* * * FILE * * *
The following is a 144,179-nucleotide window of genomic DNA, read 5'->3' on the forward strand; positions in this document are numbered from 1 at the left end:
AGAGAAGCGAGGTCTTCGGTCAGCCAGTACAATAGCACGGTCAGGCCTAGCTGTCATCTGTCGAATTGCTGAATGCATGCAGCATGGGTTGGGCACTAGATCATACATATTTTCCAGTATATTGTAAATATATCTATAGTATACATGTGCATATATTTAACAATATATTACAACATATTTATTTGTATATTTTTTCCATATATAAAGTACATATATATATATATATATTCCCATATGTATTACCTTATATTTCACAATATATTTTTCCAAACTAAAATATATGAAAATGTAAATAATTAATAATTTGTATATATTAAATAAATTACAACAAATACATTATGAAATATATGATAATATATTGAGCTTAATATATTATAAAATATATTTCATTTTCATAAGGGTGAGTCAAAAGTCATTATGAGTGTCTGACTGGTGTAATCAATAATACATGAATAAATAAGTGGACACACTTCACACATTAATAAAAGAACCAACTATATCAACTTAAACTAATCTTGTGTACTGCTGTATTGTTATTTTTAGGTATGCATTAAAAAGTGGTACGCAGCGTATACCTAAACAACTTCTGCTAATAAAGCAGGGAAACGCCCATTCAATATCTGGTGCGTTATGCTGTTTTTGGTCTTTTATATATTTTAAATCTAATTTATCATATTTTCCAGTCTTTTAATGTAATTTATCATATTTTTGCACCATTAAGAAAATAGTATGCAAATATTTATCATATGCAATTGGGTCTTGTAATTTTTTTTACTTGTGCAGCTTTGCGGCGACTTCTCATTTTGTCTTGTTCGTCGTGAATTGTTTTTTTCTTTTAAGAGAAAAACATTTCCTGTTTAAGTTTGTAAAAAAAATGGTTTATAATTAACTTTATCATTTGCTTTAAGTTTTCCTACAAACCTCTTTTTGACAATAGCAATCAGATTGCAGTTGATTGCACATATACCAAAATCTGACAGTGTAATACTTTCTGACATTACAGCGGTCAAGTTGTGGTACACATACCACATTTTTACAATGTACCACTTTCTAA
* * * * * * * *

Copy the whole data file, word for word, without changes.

The following is a 144,179-nucleotide window of genomic DNA, read 5'->3' on the forward strand; positions in this document are numbered from 1 at the left end:
AGAGAAGCGAGGTCTTCGGTCAGCCAGTACAATAGCACGGTCAGGCCTAGCTGTCATCTGTCGAATTGCTGAATGCATGCAGCATGGGTTGGGCACTAGATCATACATATTTTCCAGTATATTGTAAATATATCTATAGTATACATGTGCATATATTTAACAATATATTACAACATATTTATTTGTATATTTTTTCCATATATAAAGTACATATATATATATATATATTCCCATATGTATTACCTTATATTTCACAATATATTTTTCCAAACTAAAATATATGAAAATGTAAATAATTAATAATTTGTATATATTAAATAAATTACAACAAATACATTATGAAATATATGATAATATATTGAGCTTAATATATTATAAAATATATTTCATTTTCATAAGGGTGAGTCAAAAGTCATTATGAGTGTCTGACTGGTGTAATCAATAATACATGAATAAATAAGTGGACACACTTCACACATTAATAAAAGAACCAACTATATCAACTTAAACTAATCTTGTGTACTGCTGTATTGTTATTTTTAGGTATGCATTAAAAAGTGGTACGCAGCGTATACCTAAACAACTTCTGCTAATAAAGCAGGGAAACGCCCATTCAATATCTGGTGCGTTATGCTGTTTTTGGTCTTTTATATATTTTAAATCTAATTTATCATATTTTCCAGTCTTTTAATGTAATTTATCATATTTTTGCACCATTAAGAAAATAGTATGCAAATATTTATCATATGCAATTGGGTCTTGTAATTTTTTTTACTTGTGCAGCTTTGCGGCGACTTCTCATTTTGTCTTGTTCGTCGTGAATTGTTTTTTTCTTTTAAGAGAAAAACATTTCCTGTTTAAGTTTGTAAAAAAAATGGTTTATAATTAACTTTATCATTTGCTTTAAGTTTTCCTACAAACCTCTTTTTGACAATAGCAATCAGATTGCAGTTGATTGCACATATACCAAAATCTGACAGTGTAATACTTTCTGACATTACAGCGGTCAAGTTGTGGTACACATACCACATTTTTACAATGTACCACTTTCTAA